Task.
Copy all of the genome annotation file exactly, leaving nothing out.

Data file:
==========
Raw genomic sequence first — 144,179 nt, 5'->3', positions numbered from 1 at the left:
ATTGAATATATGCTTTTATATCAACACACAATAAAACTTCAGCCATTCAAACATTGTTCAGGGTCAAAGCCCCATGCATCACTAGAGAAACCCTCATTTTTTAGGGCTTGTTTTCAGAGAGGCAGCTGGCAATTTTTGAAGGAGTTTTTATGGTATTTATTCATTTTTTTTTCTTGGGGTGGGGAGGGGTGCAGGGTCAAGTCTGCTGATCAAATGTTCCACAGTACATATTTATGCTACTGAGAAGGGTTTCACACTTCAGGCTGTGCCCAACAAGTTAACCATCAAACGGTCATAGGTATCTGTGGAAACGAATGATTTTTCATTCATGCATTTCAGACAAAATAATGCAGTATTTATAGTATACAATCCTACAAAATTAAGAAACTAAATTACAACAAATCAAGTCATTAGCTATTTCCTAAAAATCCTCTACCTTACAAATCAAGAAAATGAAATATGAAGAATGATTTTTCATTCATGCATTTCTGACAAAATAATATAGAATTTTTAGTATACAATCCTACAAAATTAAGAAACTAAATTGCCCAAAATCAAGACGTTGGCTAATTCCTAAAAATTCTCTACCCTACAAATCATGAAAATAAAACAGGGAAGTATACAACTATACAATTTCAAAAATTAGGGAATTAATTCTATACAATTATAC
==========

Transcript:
Raw genomic sequence first — 144,179 nt, 5'->3', positions numbered from 1 at the left:
ATTGAATATATGCTTTTATATCAACACACAATAAAACTTCAGCCATTCAAACATTGTTCAGGGTCAAAGCCCCATGCATCACTAGAGAAACCCTCATTTTTTAGGGCTTGTTTTCAGAGAGGCAGCTGGCAATTTTTGAAGGAGTTTTTATGGTATTTATTCATTTTTTTTTCTTGGGGTGGGGAGGGGTGCAGGGTCAAGTCTGCTGATCAAATGTTCCACAGTACATATTTATGCTACTGAGAAGGGTTTCACACTTCAGGCTGTGCCCAACAAGTTAACCATCAAACGGTCATAGGTATCTGTGGAAACGAATGATTTTTCATTCATGCATTTCAGACAAAATAATGCAGTATTTATAGTATACAATCCTACAAAATTAAGAAACTAAATTACAACAAATCAAGTCATTAGCTATTTCCTAAAAATCCTCTACCTTACAAATCAAGAAAATGAAATATGAAGAATGATTTTTCATTCATGCATTTCTGACAAAATAATATAGAATTTTTAGTATACAATCCTACAAAATTAAGAAACTAAATTGCCCAAAATCAAGACGTTGGCTAATTCCTAAAAATTCTCTACCCTACAAATCATGAAAATAAAACAGGGAAGTATACAACTATACAATTTCAAAAATTAGGGAATTAATTCTATACAATTATAC